Build your own .NET memory profiler in C# — call stacks (2/2–1)
In the previous episode of this series, you have seen how to get a sampling of .NET application allocations thanks to the AllocationTick and GCSampleObjectAllocation(High/Low) CLR events. However, this is often not enough to investigate unexpected memory consumption: you would need to know which part of the code is triggering the allocations. This post explains how to get the call stack corresponding to the allocations, again with CLR events.
If you look carefully at the payload of the
TraceEvent object mapped by Microsoft TraceEvent library (not my fault if they have the same name) for each CLR event, you won’t see anything related to a call stack. However, in the TraceEvent sample 41, the following line looks promising:
var callStack = data.CallStack();
with data being a
TraceEvent object received for each CLR event!
CallStack method is an extension method provided by the
TraceLog special kind of event source. You might not have noticed but I have used it in the AllocationTick code sample from the previous post. This class (and many more helper classes) is doing a lot of work to :
- “attach” a call stack to each CLR event; i.e. a list of addresses of assembly code
- to translate addresses into string symbols (method names or full signatures), listen to a bunch of JIT related events for managed methods (more on this later), using COM-based Debug Interface Access (a.k.a. DIA) and MetadataReaderProvider for native functions
Notice that since events from all managed processes on the machine are handled by
TraceLog, the internal cache for JITted methods description could consume a lot of memory. During my tests with two Visual Studio running, my test profiler consumed more than 500 MB before even handling call stacks. If you are in such an environment with multiple .NET processes, I will show how to “manually” get the same stacks (+ symbols in the next episode) with CLR events and a few methods from dbghelp.dll in a cheaper way.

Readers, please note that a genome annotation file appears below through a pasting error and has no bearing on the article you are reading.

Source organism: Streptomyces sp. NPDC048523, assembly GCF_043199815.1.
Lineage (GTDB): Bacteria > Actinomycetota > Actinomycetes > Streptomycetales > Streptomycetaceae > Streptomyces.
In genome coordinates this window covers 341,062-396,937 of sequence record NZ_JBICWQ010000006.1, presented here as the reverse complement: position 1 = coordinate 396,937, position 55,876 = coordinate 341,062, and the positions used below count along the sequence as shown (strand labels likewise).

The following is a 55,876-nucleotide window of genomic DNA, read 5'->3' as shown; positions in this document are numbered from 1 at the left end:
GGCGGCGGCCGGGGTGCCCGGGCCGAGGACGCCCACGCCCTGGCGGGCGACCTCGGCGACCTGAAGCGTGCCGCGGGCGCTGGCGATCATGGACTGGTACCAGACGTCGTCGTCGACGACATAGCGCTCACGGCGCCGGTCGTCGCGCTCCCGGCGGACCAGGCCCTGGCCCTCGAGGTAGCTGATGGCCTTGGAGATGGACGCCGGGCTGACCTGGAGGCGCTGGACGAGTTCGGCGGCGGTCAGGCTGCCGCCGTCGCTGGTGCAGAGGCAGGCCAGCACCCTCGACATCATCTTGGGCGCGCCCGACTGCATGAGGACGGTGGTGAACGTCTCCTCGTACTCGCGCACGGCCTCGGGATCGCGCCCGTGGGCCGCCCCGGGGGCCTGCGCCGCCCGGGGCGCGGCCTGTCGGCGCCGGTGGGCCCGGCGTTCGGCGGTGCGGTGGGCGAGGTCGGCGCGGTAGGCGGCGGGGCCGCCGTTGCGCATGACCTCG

The new provider (more on ClrRundown later), keywords and events need to be received to make all this work:
TraceLog: the easy way
As you have seen in the previous posts, the
TraceEventSession class exposes a
Source property of
ETWTraceEventSource type. This source has event parsers properties from which you register handler methods that will be called when CLR events are received. Instead of directly using this source, you should wrap it with a
TraceLogEventSource object that provides the same event parsers.
What’s new with providers?
The code for my
SetupProviders method is a little bit different from the previous post even though no new event listeners are needed:
- The kernel provider needs to be enabled with the ImageLoad and Process keywords in order to let TraceEvent detect when a process loads “images” (i.e. dlls) and at which address (needed to convert Relative Virtual Addresses (RVA) to addresses in the address space). Note that this provider must be enabled before any other provider or your code will trigger an exception.
- The CLR provider needs to be enabled with Jit, JittedMethodILToNativeMap, and Loader (in addition to the usual GC one).
- The Stack keyword has to be set on the same CLR provider to receive call stacks events for “normal” CLR event (more on this later)
- The CLR Rundown provider is enabled with the same Jit, JittedMethodILToNativeMap, and Loader keywords. That way, JIT events corresponding to already JITted methods will be received (not only the new ones). This is important because otherwise, you won’t be able to map these methods with the address in memory of their JITted native code in the case of processes that have been started before the profiler. This is the case for my AllocationTickProfiler sample.
Callstacks and symbols
Now, when an AllocationTick event is received, calling the
CallStack extension method on the
GCAllocationTickTraceData argument returns a
TraceCallStack object. This class is a linked list of
TraceCodeAddress representing each stack frame (i.e. address in assembly code). These classes are at the heart of TraceEvent and Perfview callstack management. The method names and signatures are retrieved behind the scene thanks to JIT events and the
SymbolReader class that digs into .pdb files.
You first need to initialize a
- Set the path to find the .pdb; including the Microsoft HTTP endpoint for public .NET versions symbols,